Meat Loaf, Legendary Rock Singer And Rocky Horror Picture Show Star, Has Died At 74

Today we're sad to report that actor and musician Meat Loaf has died at the age of 74. The news was confirmed in a post on Meat Loaf's official Facebook page, which said that he passed away "surrounded by his wife Deborah, daughters Pearl and Amanda and close friends."

Born Marvin Lee Aday, and legally changing his first name to Michael in 1984, Meat Loaf's staggering career spanned the worlds of both music and cinema. He sold over 100 million albums and appeared in 65 movies, as well as having credits in a number of TV shows over the years — among them, Syfy's "Ghost Wars" and "Pelts," an episode of "Masters of Horror" directed by Dario Argento. Meat Loaf's breakout acting role is still one of his best-known: ex-delivery boy and seductive sax player Eddie in "The Rocky Horror Picture Show."

Meat Loaf's other notable acting roles include Bob, a former bodybuilder turned Tyler Durden devotee, in David Fincher's "Fight Club," and a cameo in "Wayne's World" as a bouncer called Tiny. He also showed off his dramatic chops in music videos, including the epic romance of his "Beauty and the Beast"/"Phantom of the Opera"-inspired video for "I Would Do Anything For Love (But I Won't Do That)." Meat Loaf won a Grammy for the song in 1994, and it also claimed the #1 spot on the Billboard Hot 100.

Party On, Meat Loaf

Meat Loaf was afflicted with health problems for years, including back problems that required multiple surgeries. He fainted on stage at a show in Pittsburgh in 2011, and collapsed again at a show in Canada in 2016. Yet he kept working into his late 60s and even his early 70s. In 2006 he released "Bat Out of Hell III: The Monster Is Loose," closing out the album trilogy that began with 1977's "Bat Out of Hell."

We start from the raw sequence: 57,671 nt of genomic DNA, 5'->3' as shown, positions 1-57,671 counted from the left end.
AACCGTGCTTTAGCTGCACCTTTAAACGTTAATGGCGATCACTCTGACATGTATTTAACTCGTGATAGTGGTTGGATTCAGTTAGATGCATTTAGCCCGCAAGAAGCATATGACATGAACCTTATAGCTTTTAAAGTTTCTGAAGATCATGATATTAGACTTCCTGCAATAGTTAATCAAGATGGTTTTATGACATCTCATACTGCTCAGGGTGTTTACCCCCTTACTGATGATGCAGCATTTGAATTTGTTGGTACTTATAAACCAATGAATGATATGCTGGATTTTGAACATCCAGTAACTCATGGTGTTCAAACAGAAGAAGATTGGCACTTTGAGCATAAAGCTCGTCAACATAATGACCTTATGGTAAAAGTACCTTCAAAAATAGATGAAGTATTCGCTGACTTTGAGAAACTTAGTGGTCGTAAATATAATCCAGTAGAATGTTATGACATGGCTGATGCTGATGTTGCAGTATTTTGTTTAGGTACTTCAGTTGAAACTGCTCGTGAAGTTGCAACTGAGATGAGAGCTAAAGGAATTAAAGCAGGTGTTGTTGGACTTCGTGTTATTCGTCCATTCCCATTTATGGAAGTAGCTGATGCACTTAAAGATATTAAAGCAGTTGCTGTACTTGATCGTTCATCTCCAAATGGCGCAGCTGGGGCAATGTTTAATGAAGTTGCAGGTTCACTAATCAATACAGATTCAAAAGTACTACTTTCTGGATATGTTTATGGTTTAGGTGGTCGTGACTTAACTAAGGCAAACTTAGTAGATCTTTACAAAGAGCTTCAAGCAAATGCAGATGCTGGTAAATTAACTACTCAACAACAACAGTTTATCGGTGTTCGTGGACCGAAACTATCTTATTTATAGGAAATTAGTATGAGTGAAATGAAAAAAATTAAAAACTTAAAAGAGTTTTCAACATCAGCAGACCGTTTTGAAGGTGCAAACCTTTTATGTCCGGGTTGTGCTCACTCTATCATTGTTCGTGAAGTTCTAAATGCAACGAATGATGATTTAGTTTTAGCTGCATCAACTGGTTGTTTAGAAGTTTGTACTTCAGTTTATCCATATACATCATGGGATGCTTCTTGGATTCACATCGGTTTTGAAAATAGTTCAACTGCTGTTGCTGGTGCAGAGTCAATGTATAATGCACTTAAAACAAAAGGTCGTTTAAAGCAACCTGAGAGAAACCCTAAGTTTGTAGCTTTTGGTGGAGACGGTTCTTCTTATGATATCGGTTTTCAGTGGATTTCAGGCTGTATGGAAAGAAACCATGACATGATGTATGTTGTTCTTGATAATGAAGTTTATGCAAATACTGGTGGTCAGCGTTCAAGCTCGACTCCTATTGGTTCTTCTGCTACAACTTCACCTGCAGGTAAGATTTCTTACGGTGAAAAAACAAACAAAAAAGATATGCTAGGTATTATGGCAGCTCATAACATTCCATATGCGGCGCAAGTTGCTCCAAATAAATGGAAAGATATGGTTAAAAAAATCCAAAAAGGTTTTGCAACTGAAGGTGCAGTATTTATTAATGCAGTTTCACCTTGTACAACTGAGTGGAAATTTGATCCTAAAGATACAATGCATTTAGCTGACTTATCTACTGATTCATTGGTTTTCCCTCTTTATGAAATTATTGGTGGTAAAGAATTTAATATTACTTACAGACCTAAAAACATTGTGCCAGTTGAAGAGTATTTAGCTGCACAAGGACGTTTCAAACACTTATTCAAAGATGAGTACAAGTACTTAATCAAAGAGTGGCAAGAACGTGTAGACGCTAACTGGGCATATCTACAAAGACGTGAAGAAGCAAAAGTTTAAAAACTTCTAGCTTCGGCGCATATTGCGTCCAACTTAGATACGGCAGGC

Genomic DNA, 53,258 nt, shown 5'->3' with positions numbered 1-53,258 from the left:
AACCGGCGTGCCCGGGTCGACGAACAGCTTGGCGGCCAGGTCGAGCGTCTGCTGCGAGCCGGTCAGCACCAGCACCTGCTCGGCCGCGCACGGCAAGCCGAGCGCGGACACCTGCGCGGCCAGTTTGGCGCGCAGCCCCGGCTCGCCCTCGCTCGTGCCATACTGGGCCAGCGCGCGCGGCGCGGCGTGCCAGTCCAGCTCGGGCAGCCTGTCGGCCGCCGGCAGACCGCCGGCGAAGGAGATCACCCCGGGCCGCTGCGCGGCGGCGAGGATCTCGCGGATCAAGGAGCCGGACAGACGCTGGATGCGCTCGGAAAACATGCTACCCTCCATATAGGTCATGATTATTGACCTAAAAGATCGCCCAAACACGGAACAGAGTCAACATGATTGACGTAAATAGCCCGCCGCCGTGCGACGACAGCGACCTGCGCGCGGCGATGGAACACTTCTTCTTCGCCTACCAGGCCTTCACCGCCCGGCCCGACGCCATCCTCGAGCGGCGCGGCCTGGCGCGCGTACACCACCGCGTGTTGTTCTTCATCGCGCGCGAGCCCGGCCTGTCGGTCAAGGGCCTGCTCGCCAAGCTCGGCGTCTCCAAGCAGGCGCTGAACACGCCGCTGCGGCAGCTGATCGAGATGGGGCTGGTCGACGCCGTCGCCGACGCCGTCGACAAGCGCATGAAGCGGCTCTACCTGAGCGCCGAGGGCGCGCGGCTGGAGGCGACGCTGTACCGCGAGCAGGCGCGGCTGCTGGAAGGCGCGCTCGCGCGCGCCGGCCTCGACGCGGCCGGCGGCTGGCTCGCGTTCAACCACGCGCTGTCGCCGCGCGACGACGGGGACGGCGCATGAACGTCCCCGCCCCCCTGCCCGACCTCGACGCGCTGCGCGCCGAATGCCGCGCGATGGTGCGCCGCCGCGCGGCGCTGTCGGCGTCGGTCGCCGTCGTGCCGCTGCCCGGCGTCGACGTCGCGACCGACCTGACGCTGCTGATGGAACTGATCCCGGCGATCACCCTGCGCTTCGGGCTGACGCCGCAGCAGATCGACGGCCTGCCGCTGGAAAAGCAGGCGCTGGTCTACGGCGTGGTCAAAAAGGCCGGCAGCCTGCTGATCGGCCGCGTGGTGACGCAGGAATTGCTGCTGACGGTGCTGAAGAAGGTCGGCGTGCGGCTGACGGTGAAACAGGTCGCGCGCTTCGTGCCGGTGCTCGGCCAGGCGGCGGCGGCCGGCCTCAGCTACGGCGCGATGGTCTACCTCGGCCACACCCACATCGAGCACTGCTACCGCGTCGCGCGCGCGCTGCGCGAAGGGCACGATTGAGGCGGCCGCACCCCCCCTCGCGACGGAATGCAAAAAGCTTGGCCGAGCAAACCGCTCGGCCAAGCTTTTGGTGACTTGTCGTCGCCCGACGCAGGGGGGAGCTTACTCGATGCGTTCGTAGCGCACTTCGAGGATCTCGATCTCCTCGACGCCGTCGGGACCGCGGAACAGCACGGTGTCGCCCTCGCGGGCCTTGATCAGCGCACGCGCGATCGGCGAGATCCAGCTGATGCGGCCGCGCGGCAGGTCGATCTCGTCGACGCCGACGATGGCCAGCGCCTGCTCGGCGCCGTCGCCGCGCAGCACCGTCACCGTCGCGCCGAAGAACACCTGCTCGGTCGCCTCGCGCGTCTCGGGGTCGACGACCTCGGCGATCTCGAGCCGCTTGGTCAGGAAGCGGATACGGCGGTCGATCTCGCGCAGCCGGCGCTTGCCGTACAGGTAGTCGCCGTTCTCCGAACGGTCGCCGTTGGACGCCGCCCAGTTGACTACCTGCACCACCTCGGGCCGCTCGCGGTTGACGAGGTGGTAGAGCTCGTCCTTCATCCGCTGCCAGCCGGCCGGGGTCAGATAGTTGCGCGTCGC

Born in Dallas, Texas, on September 27, 1947, Meat Loaf got the first half of what would later become his stage name when he was still a newborn baby. Speaking in an Oprah: Where Are They Now interview, Meat Loaf explained: 

"I got it when I was four days old ― not the 'Loaf' part, just the 'Meat,' because I was born bright red. So the doctor suggested that they should keep me in the hospital for a few days. My dad actually spoke like this ... [Southern accent] 'So, uh, I want you to name my son there — because he looks like nine-and-a-half pounds of ground chuck — I want you to put a name tag on the front of that plastic crib and it say 'Meat' on it.' They stuck that printed card that said 'Meat' and that was it!"

He got the second half of his name in eighth grade as a football player, after accidentally stepping on his coach's foot. "He screamed, 'Get off my foot, you hunk of meat loaf!'"

Over a career that spanned six decades, Meat Loaf built a legacy on the screen, stage, and radio waves that will surely last for many more lifetimes. He will be fondly remembered by a legion of fans who continue to rock on in his honor, as well as by his family and close friends.